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COURTSIDE: Tuta and Stela Trial

Bosnian Croats “had no choice” but to go to war against Muslims, witness claims.
By Mirna Jancic

A defence witness in the trial of Vinko "Stela" Martinovic last week challenged a central claim of the indictment against the defendant, while another contested the mental health of a prosecution witness.


Davor Marjan, an historian and archaeologist, had worked for the Croatian defence ministry and the Croatian Intelligence Agency, HIS.


The indictment alleges Zagreb helped the Bosnian Croats to organise themselves with the aim of creating their own breakaway state, Herceg-Bosna, which would then be annexed to Croatia.


The prosecutors claim that Bosnian Croat forces expelled Muslims from the area in spring 1993 with that purpose in mind - and that Martinovic’s unit actively participated in the action.


While Marjan said Croat forces committed crimes such as ethnic cleansing "just like the Serbs and Muslims", his testimony focused on why the Bosnian Croats allegedly had no choice but to go to war against the Muslims.


Firstly, he said Croats bitterly recalled that Bosnian territorial defence units had supported the Yugoslav army attack on the newly independent state in 1991.


Secondly, Marjan insisted the Bosnian Croats set up Herceg-Bosna to defend themselves against the Serbs when Sarajevo was unable to help them.


Marjan said in the spring of 1993 the Muslim-dominated Sarajevo government forces, still wearing the "mask" of a multi-ethnic central command, launched an attack on the Bosnian Croats, forcing them to fight back.


The witness himself fought in both the Croatian army and the Bosnian Croat Defence Council, the HVO. He took a break in his studies on three occasions to fight on the Bosnian front.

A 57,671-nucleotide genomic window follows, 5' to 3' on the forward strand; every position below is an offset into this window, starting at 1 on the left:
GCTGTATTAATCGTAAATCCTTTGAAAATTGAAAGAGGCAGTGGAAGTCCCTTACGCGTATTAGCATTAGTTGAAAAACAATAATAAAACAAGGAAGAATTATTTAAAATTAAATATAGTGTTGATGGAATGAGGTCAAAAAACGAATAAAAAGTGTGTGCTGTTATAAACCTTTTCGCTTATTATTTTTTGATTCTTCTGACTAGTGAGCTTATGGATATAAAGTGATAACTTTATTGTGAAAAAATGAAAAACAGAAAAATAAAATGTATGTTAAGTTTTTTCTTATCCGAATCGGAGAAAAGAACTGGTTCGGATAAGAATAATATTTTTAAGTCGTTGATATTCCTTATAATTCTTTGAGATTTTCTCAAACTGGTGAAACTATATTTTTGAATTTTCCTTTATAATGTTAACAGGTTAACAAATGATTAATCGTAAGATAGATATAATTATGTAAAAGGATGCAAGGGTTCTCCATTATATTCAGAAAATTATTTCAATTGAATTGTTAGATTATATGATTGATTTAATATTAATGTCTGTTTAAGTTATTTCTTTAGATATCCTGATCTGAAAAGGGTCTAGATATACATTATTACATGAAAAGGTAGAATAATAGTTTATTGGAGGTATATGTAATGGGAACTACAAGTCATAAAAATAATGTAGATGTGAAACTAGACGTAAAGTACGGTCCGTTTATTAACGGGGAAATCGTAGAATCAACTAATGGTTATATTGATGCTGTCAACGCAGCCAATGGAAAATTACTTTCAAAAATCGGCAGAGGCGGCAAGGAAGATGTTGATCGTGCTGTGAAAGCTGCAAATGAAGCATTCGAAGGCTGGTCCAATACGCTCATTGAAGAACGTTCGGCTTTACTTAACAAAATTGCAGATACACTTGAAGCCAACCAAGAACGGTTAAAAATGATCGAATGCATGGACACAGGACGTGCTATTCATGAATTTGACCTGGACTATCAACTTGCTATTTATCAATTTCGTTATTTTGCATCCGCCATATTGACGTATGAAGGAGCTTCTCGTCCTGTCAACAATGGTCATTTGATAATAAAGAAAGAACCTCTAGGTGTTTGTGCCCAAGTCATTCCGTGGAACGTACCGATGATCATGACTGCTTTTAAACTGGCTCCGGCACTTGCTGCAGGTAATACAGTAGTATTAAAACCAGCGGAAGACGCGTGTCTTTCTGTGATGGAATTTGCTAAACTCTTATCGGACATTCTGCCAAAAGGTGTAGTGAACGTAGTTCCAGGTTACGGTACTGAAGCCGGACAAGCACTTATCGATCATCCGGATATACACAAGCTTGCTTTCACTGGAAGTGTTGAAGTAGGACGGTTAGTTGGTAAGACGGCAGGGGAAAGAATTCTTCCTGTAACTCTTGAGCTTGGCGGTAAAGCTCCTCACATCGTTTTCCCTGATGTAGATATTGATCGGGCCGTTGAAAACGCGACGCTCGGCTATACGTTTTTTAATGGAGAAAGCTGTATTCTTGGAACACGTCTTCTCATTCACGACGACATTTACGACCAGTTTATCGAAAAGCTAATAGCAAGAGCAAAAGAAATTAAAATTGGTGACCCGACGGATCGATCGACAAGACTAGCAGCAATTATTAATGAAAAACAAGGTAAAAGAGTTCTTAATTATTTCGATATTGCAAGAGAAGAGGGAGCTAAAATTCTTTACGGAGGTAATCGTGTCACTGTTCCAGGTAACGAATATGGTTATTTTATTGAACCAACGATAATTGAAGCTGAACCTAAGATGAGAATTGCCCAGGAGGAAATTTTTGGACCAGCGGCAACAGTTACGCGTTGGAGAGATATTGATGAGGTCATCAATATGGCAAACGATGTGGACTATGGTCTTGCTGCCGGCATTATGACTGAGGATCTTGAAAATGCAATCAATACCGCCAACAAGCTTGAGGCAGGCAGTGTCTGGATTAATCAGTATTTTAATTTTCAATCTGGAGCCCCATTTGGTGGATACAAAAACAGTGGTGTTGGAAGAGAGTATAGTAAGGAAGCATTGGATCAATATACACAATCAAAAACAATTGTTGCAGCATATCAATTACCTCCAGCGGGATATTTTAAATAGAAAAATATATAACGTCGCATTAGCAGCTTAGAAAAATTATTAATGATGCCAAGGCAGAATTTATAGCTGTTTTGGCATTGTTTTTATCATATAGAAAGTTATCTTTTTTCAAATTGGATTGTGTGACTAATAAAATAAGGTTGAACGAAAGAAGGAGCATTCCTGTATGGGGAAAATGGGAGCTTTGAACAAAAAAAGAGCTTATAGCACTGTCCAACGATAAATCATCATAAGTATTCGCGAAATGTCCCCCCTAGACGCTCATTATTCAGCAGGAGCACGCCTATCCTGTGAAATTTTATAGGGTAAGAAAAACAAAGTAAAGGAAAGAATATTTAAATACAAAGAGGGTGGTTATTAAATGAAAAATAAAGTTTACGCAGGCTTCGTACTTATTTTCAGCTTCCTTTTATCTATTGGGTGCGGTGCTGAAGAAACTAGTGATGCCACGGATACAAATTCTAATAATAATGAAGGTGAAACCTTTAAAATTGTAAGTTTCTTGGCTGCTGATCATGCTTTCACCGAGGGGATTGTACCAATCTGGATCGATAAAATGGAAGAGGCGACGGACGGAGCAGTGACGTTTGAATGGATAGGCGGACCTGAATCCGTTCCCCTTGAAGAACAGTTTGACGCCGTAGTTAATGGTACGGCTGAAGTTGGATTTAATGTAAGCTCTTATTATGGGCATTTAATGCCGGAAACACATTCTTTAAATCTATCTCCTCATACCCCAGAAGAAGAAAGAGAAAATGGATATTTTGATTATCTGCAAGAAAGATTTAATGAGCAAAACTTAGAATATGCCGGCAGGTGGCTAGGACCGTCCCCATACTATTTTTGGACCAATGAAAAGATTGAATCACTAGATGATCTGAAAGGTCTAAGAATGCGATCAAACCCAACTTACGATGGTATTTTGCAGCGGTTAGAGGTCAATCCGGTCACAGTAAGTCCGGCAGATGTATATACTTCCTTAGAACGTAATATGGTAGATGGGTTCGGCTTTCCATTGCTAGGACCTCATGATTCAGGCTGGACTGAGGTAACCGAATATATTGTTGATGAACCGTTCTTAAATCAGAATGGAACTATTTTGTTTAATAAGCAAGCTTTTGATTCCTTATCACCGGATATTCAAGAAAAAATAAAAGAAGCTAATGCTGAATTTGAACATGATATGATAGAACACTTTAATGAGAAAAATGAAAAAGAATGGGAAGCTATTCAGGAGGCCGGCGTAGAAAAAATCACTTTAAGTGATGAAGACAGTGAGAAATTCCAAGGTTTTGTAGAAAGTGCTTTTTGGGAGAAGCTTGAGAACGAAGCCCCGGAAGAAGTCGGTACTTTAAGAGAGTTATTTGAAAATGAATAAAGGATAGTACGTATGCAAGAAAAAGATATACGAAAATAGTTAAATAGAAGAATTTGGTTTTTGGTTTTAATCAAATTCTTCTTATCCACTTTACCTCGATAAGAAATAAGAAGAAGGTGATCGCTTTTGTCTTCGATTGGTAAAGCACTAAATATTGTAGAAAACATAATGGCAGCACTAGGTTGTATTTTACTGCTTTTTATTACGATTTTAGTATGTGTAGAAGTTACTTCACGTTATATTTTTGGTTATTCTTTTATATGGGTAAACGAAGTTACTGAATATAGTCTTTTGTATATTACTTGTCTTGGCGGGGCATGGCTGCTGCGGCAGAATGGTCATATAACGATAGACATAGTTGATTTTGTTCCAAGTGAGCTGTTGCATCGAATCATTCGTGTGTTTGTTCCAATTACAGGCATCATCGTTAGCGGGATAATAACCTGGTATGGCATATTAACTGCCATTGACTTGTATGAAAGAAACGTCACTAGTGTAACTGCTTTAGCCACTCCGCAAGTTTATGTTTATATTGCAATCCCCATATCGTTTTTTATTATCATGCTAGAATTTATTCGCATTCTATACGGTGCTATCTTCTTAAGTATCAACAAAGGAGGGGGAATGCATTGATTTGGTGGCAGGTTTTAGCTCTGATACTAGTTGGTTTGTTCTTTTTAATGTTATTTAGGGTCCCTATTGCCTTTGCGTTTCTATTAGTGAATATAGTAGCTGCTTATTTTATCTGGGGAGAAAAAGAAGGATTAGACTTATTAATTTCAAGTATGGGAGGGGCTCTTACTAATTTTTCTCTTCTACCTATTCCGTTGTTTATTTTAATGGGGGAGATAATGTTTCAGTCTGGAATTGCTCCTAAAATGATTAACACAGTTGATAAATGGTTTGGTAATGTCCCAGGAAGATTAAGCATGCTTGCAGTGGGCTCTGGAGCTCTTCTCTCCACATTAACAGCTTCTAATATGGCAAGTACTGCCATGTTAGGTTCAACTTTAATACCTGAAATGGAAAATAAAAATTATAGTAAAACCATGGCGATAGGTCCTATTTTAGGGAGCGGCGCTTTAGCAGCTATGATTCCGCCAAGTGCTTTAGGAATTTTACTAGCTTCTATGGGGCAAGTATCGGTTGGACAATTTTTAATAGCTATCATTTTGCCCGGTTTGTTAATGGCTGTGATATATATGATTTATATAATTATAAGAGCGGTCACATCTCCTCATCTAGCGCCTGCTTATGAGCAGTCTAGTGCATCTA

He insisted many times during his testimony that the international community played a key part in disintegration of Bosnia, by allowing the Bosnian Serbs to do what they wanted and by reinforcing the partition of the country with the 1995 Dayton Peace Agreement that split it into two entities - Republika Srpska and the Federation.


At one point, he addressed prosecutor Kenneth Scott as representing one of the "warring parties" - namely the international community - adding that everyone would "pay for their sins".


Last week, Stela's defence also called Dr Drazen Begic to elaborate on the mental health of prosecution witness Halil Ajanic, who had testified against the accused in January, charging him with responsibility for the death of his eight-year-old son.


Ajanic had also described how Stela used Muslim detainees from the Heliodrom camp as forced labour, and said he witnessed Stela's men beating up one prisoner Nenad Harmandzic, later found dead with a bullet in his head.


The defence provided Dr Begic with medical findings of Ajanic's mental state while he was treated in a psychiatric hospital in Bosnia in 1996. On the basis of available documentation and previous diagnoses, he had diagnosed Ajanic as suffering from alcoholic psychosis, mild retardation and amnesia.


Dr Begic claimed that alcoholic psychosis could lead to amnesia, while mild retardation could make a sufferer open to suggestion. However, the doctor confirmed that there were no grounds to completely discount Ajanic’s testimony.


Mirna Jancic is an IWPR assistant editor.


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